Heart, soul and skill for the game

It was a night for cham­pi­ons, the 27th an­nu­al North­east Sports Awards Ban­quet, where star ath­letes and their coaches were called one by one to the po­di­um to be re­cog­nized for their prowess in high school sports.

  Out of uni­form, the boys in ties and the girls in fancy heels waited shyly with hunched shoulders and hands clasped in front of them as their achieve­ments were read aloud. Yet, you knew that each of them, when they un­coiled those muscles, could run with the grace of a gazelle, leap like they had springs in their feet, or crush a base­ball with the swing of a bat.

  Most of the Pub­lic and Cath­ol­ic League ath­letes brave enough to ap­proach the mi­cro­phone Wed­nes­day night thanked the North­east Times and the Frank­ford North­east Rotary Club, spon­sors of the ban­quet, for the hon­ors. Some went on to thank their coaches and fam­il­ies for un­waver­ing guid­ance, and a few thanked God for giv­ing them the tal­ent.

  The key­note speak­er, Dr. John Gi­an­nini, head men’s bas­ket­ball coach at La Salle Uni­versity, told the high school coaches to “nev­er for­get how crit­ic­al you are to your kids. Of­ten, you are one of the first per­sons who be­lieved in them.”

  And for those about to gradu­ate to col­lege ca­reers, he offered this ad­vice on how to man­age the new­found free­dom: Know when to have fun, and when to be ser­i­ous.

  A good edu­ca­tion mat­ters, he said. Over a life­time, “your ath­leti­cism will leave you. What you learn, you’ll al­ways have with you.”

  The ban­quet at Cannstat­ter’s at 9130 Academy Road drew up­wards of 150 people and cel­eb­rated the value of hon­est com­pet­i­tion, good sports­man­ship, the need for ment­ors and mak­ing good grades. When the stu­dents ap­proached the po­di­um for their plaques, many of their par­ents sneaked up, too, with cam­er­as at the ready.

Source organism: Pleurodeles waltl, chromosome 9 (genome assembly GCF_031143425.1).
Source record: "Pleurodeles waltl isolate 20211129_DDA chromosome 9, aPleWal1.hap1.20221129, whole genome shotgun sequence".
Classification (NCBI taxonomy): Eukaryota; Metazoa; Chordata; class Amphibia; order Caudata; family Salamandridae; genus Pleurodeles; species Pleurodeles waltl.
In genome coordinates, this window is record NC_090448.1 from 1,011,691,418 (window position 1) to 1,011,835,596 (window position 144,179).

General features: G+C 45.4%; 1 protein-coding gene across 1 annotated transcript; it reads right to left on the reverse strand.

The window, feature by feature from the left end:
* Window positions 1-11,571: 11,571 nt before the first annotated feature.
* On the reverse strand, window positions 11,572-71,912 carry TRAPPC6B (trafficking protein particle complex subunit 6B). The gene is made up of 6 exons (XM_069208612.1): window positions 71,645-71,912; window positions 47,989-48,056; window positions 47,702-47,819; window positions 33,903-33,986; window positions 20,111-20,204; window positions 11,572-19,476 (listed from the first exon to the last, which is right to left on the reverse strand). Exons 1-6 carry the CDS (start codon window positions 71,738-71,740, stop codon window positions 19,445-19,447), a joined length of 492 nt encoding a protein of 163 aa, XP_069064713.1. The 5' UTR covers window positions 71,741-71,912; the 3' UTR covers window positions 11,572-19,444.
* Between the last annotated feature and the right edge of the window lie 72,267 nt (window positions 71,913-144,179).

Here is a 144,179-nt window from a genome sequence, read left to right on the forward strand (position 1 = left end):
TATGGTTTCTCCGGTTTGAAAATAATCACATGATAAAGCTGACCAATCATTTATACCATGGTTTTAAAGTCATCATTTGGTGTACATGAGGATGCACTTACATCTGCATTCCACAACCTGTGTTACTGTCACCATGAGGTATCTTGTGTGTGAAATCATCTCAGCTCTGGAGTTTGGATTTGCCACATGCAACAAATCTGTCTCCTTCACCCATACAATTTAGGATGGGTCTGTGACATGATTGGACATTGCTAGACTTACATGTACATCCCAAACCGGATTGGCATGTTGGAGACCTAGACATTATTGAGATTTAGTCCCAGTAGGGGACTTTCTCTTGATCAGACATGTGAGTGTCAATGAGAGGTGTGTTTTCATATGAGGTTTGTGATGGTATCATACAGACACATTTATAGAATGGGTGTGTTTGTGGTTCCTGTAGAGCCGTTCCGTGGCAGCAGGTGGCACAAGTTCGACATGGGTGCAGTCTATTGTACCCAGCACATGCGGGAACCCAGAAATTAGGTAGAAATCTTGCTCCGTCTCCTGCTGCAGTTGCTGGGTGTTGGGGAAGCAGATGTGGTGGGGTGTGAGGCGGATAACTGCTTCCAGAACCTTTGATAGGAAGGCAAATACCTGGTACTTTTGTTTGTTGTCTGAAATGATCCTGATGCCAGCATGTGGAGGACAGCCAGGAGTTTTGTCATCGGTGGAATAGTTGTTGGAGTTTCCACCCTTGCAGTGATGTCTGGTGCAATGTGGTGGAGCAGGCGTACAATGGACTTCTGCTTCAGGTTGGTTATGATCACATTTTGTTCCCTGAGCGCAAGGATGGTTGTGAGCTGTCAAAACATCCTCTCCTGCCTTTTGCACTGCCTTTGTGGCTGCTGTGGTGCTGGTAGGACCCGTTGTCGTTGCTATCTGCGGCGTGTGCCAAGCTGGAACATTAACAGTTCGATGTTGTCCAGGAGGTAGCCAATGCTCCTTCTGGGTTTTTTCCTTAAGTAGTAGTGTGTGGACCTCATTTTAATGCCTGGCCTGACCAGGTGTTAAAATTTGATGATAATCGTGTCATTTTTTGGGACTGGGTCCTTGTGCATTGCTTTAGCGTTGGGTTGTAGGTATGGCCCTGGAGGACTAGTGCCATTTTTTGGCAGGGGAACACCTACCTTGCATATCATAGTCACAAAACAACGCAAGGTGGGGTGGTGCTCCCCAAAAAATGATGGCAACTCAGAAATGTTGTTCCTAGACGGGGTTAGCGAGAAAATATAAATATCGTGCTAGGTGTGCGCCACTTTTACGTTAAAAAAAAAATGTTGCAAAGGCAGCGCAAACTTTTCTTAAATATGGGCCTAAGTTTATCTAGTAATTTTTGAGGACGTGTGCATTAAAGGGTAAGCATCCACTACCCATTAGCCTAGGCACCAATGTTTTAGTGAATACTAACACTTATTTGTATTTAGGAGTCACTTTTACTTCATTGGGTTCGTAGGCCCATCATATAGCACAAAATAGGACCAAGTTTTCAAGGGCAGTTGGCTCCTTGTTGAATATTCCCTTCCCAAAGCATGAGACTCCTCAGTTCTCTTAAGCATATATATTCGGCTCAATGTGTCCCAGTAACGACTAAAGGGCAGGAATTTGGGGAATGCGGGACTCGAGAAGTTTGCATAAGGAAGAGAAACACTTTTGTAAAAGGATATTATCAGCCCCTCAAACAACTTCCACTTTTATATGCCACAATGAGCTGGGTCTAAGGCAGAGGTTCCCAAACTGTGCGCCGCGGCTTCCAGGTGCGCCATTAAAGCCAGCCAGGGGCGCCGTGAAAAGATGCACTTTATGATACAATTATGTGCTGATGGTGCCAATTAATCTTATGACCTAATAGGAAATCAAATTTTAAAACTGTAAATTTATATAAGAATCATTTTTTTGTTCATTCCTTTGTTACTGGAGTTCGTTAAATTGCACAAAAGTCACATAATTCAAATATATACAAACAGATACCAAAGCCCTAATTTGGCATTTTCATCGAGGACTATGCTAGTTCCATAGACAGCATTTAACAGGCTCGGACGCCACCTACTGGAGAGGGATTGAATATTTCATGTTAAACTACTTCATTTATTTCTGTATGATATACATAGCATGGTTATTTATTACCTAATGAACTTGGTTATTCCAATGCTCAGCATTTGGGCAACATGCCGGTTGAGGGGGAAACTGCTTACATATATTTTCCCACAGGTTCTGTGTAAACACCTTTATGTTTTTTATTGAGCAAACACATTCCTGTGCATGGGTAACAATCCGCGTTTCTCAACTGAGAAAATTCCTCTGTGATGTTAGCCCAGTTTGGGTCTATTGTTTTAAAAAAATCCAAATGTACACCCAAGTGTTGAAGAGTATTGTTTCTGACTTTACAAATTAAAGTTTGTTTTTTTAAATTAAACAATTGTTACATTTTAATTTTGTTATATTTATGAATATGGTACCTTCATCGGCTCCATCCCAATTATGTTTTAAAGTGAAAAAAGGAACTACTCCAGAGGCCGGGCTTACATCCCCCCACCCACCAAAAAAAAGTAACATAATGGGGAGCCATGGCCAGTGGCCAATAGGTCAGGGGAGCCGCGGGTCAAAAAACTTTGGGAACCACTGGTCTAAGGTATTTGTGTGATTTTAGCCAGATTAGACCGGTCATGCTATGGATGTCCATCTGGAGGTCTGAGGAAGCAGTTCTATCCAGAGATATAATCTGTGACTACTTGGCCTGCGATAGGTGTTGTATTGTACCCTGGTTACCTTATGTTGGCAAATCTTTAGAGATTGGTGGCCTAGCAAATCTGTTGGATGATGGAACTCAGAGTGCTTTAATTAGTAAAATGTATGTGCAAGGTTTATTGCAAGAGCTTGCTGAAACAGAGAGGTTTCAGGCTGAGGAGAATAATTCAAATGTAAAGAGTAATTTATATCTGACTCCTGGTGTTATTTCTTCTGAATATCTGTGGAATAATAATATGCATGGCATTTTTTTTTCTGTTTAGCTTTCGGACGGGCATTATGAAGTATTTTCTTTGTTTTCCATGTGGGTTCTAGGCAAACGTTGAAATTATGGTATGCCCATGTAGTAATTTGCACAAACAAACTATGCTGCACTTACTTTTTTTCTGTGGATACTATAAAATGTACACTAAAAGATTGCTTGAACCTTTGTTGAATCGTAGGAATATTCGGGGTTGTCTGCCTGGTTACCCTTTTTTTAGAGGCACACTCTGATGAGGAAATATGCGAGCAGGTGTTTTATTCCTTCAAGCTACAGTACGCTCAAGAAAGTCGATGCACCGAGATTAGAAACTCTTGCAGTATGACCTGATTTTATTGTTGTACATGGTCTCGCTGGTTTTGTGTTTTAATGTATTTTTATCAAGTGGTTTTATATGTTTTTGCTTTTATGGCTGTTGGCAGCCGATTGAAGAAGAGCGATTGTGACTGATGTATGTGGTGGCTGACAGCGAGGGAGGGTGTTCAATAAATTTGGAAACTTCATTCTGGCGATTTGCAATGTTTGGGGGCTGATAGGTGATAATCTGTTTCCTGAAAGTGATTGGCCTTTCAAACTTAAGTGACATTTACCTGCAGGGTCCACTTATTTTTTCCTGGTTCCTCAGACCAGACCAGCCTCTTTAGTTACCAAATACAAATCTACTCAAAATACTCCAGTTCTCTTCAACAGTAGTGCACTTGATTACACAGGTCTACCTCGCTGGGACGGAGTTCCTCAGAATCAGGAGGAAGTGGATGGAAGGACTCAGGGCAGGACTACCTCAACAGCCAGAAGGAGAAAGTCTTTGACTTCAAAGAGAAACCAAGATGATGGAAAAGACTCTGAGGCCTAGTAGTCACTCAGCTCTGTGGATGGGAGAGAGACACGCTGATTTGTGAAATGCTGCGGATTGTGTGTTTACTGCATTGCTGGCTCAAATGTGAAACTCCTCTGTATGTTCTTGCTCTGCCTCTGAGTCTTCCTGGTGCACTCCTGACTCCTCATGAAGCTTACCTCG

For the news­pa­per, the night was the pay­off for a three-mem­ber team that had been work­ing since Novem­ber to se­lect the win­ners and pull the pro­gram to­geth­er. And it was a time, too, for Rotary pres­id­ent Mar­garet Kelly to speak with pas­sion and au­thor­ity about that or­gan­iz­a­tion’s ser­vice pro­jects around the globe.

  For a table filled with girls soc­cer play­ers from Frank­lin Towne Charter, who had earli­er that af­ter­noon de­feated Cent­ral High, 2-1, to end that team’s 10-year win streak, it was a time to feel in­vin­cible. They had just cap­tured star­dust in a cup and were to be for­giv­en for their lack of mod­esty in the mo­ment.

  “Put us in the pa­per,” one girl said, and I prom­ised we would.

  You had to cheer, too, for stu­dents like Kev­in Nelms, the male schol­ar-ath­lete of the year, who car­ries a per­fect 4.0 grade point av­er­age at Arch­bish­op Ry­an High School and will head off to Penn State with hopes of be­com­ing an en­gin­eer.

  And who wasn’t ap­plaud­ing Soft­ball Coach of the Year Dave Schafer and an­oth­er award win­ner, pitch­er Erica Ragazzo­ne, both of Saint Hubert High School, who kept their eyes on the ball des­pite know­ing their school was tar­geted for ex­tinc­tion, and then won a last-minute re­prieve.

  Per­haps it was Ur­sula Coyle of Little Flower High School (and Cath­ol­ic League Girls Soc­cer Play­er of the Year), who summed it up best. She said her coach, Markos Pit­taoulis, also an award win­ner, had giv­en his play­ers some ad­vice that took her awhile to be­lieve was true.

  What had he told them?

  “The game is all in the heart.”

Lil­lian Swan­son is ex­ec­ut­ive ed­it­or of the North­east Times. She can be reached at 215-354-3030 or lswan­son@bsmphilly.com

You can reach at lswanson@bsmphilly.com.

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